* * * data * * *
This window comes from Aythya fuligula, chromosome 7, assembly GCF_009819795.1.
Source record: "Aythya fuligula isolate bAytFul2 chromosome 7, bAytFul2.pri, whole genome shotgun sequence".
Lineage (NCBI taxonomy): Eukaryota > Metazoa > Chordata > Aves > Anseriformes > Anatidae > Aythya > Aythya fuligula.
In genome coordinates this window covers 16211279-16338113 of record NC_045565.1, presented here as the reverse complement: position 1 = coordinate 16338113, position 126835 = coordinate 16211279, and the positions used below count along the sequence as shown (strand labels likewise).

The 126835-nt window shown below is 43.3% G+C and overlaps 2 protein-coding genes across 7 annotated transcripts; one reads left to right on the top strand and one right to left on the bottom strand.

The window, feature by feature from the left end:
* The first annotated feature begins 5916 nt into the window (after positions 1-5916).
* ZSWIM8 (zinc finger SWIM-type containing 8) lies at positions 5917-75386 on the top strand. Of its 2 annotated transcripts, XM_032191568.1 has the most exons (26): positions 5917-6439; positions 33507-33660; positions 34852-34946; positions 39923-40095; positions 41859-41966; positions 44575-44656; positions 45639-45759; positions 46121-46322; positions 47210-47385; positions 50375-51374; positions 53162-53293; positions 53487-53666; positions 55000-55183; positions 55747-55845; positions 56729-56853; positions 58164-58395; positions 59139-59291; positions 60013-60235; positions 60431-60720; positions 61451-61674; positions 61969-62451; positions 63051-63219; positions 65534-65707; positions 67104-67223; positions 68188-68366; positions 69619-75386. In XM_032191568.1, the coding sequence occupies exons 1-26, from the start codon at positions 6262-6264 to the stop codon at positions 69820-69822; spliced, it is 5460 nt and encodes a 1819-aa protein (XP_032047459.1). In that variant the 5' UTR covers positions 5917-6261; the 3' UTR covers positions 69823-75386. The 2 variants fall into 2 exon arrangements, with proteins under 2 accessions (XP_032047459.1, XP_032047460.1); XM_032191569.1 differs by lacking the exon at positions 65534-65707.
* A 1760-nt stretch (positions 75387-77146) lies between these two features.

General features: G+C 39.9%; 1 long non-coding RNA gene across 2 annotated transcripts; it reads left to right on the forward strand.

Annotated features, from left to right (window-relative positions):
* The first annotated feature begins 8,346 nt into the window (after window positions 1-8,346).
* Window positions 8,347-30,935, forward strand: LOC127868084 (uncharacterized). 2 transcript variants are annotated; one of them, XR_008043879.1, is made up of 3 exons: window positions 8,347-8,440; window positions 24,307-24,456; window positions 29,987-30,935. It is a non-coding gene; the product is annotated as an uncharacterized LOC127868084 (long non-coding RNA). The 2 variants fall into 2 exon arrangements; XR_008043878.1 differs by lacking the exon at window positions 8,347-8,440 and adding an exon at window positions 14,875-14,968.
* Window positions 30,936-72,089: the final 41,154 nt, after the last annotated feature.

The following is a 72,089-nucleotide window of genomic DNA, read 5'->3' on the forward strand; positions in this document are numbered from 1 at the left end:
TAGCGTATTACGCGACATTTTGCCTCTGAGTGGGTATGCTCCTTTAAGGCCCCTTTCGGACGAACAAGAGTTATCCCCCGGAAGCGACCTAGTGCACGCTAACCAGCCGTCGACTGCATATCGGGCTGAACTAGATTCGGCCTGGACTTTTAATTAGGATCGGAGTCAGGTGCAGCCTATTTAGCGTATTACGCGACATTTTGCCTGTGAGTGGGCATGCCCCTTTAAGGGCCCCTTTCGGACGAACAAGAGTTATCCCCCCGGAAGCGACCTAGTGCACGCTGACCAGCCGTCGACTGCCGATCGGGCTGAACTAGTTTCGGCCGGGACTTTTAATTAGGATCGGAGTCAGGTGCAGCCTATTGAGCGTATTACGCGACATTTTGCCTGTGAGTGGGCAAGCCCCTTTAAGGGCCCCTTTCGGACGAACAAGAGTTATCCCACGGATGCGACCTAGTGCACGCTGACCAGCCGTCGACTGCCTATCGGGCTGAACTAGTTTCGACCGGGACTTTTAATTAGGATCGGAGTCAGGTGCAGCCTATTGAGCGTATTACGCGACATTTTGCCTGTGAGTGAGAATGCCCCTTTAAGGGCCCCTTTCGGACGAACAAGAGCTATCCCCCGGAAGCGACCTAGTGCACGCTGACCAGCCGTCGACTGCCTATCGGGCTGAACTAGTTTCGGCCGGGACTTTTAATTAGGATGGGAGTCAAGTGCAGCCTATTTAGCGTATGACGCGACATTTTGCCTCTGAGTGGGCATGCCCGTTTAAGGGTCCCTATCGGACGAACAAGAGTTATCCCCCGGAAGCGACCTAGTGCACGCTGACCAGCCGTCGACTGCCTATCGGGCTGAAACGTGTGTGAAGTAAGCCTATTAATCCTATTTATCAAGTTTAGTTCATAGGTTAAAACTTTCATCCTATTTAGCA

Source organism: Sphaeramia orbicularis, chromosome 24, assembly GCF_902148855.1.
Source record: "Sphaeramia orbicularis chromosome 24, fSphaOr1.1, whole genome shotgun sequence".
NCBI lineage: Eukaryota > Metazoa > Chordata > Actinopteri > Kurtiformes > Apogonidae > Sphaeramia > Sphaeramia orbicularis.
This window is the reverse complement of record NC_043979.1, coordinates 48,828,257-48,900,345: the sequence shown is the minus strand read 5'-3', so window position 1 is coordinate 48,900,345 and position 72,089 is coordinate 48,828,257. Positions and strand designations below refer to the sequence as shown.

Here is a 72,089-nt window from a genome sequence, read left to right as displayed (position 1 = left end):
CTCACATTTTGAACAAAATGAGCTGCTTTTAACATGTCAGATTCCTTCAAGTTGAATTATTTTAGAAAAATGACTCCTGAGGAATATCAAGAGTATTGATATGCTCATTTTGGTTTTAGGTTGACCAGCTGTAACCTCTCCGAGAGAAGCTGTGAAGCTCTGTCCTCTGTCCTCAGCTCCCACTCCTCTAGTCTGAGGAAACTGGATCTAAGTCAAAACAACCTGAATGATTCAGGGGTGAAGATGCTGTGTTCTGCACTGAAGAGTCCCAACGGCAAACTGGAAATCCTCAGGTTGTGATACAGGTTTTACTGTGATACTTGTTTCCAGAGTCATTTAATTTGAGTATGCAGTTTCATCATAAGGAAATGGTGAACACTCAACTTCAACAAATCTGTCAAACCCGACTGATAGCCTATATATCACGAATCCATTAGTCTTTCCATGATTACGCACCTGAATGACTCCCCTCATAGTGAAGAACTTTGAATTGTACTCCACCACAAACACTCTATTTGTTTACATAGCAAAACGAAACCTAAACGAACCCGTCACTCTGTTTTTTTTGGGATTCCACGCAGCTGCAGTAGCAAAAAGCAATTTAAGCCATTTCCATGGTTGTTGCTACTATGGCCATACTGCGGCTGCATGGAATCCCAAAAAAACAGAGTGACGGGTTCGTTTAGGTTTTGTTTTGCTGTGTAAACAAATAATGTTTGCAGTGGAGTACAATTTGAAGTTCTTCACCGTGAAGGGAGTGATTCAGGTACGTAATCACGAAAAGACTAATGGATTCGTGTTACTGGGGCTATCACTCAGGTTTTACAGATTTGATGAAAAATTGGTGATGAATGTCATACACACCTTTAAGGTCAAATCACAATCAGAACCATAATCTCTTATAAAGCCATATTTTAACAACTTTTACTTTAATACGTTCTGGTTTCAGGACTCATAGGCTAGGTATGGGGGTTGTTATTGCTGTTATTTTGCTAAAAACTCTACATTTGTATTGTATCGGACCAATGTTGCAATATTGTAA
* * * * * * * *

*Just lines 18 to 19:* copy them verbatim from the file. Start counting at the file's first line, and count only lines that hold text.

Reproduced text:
Source record: "Sphaeramia orbicularis chromosome 24, fSphaOr1.1, whole genome shotgun sequence".
NCBI lineage: Eukaryota > Metazoa > Chordata > Actinopteri > Kurtiformes > Apogonidae > Sphaeramia > Sphaeramia orbicularis.